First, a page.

Fed Official: Policymakers May Have to Alter Course

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Getty ImagesRichard Fisher, president of the Federal Reserve Bank of Dallas.
By Jeffrey Hodgson and Andrea Hopkins

TORONTO -- The U.S. Federal Reserve is poised to evaluate and potentially make changes to its massive monetary stimulus, a top Fed official who is critical of the Fed's bond-buying program has said.

To counter the financial crisis, the Fed dropped short-term interest rates to near zero in late 2008 and has since bought more than $2.5 trillion in bonds to bolster what has been an anemic economic recovery. Financial markets have been increasingly on edge on expectations that the Fed is ready to start scrolling back on its stimulus.

"The plot now thickens," Richard Fisher, president of the Dallas Federal Reserve Bank, said Tuesday. He likened developments in the Fed's monetary policy to a Shakespearean play starring a "daring captain," Federal Reserve Chairman Ben Bernanke, steering the ship of the U.S. economy.

"Act IV, just beginning, will involve the drama of introspection, with the FOMC evaluating the utility of its navigational tactics, and, perhaps, fine-tuning them, if not altering the course," Fisher said, referring to the Fed's policy-setting Federal Open Market Committee, in remarks prepared for delivery to the C.D. Howe Institute directors' dinner in Toronto. Fisher isn't a voting member of the committee this year.

"Only time will reveal the efficacy of current policy and whether the risks that I and more experienced observers like Paul Volcker fret over are as substantial as we surmise, or whether we have made much ado about nothing," he added. Volcker was the chairman of the Fed from 1979 to 1987.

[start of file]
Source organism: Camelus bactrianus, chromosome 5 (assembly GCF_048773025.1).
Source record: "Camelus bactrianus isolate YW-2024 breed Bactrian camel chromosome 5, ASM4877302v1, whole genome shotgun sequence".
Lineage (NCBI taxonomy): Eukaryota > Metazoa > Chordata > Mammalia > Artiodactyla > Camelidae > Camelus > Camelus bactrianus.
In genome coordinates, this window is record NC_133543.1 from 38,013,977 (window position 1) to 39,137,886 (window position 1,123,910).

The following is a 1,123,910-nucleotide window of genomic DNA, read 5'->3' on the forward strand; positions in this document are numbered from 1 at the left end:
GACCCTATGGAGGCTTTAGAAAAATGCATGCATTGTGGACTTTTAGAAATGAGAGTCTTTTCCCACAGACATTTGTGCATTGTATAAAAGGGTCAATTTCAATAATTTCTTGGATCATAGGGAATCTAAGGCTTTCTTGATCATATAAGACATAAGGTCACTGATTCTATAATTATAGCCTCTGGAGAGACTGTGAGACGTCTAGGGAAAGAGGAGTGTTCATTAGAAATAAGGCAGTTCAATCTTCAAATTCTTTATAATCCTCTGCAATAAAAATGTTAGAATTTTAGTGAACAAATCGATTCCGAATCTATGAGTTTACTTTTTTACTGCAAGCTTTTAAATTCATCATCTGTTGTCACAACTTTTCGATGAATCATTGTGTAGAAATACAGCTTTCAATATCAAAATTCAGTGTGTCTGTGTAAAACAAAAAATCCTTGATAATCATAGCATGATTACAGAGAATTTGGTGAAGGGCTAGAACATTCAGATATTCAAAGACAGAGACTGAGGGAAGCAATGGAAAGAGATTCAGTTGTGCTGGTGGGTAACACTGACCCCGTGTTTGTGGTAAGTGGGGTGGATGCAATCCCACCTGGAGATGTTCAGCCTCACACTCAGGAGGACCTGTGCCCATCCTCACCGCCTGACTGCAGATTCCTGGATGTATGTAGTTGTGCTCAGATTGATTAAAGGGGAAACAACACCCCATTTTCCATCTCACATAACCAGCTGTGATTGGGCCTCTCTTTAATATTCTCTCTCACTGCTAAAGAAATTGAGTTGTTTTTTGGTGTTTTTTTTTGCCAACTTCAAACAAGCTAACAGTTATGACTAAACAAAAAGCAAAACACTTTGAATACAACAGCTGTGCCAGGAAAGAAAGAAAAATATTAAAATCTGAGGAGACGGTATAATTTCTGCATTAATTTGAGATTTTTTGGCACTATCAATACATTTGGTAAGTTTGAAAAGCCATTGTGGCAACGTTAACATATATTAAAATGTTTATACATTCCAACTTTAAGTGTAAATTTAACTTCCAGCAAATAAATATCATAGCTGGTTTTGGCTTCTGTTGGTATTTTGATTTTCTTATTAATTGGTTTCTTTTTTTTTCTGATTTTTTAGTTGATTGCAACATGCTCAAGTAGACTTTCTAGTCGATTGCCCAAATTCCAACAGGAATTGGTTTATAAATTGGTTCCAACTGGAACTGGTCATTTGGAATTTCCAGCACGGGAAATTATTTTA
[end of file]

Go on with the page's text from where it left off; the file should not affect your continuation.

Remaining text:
No QE-to-Infinity

Fisher is a longtime critic of the Fed's current bond-buying program, the Fed's third round of quantitative easing, known as QE3. He argues it has done little to help the economy and poses a risk of doing great harm.

He told the Toronto audience there was a "practical limit" to the size of the Fed's balance sheet and investors shouldn't expect "QE infinity." He later told journalists he had advocated for the Fed to begin slowing the rate of purchases of mortgage-backed securities, but not stop them.

Asked if he was concerned about the impact of rising bond yields on the economy, he said it should be monitored but that policymakers couldn't let markets dictate policy.

"We cannot live in fear that, gee whiz, the market is going to be unhappy that we are not giving them more monetary cocaine," he said.

Fisher said he wasn't surprised to see a rise in bond yields given that they are near historically low levels, adding that as a former hedge fund manager he would be cautious. Last week Volcker, who led the U.S. central bank's aggressive battle against inflation, also sounded a warning on QE3, saying that central banks are often too late in removing stimulus.

Fisher on Tuesday didn't repeat his call, made most recently last month, for the central bank to cut back immediately on its $85 billion in monthly bond purchases, though he did reiterate his concerns.
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While chances are "extremely low" that monetary policies will help push inflation above the Fed's 2 percent target this year, the bond-buying program is, "at best, pushing on a string and, at worst, building up kindling for speculation and, eventually, a massive shipboard fire of inflation," he said.

He noted that while there was disinflation in some categories such as food, he wasn't worried as this was emboldening consumers.

Uncertainty about U.S. fiscal policy is keeping businesses from hiring, he added, negating the power of the Fed's super-easy policies. Even so, recent job gains and retail sales suggest the recovery is strong enough "to propel hopes that consumption will help employment growth gradually improve over the long term," Fisher said.

Unemployment is expected to remain at 7.5 percent when the U.S. government releases its May jobs report this Friday.

Bernanke last month said the central bank needs to see further signs of traction before easing up on its monetary stimulus, but also said a decision to do so could be made at one of the Fed's "next few meetings" if the economy looked set to gain momentum.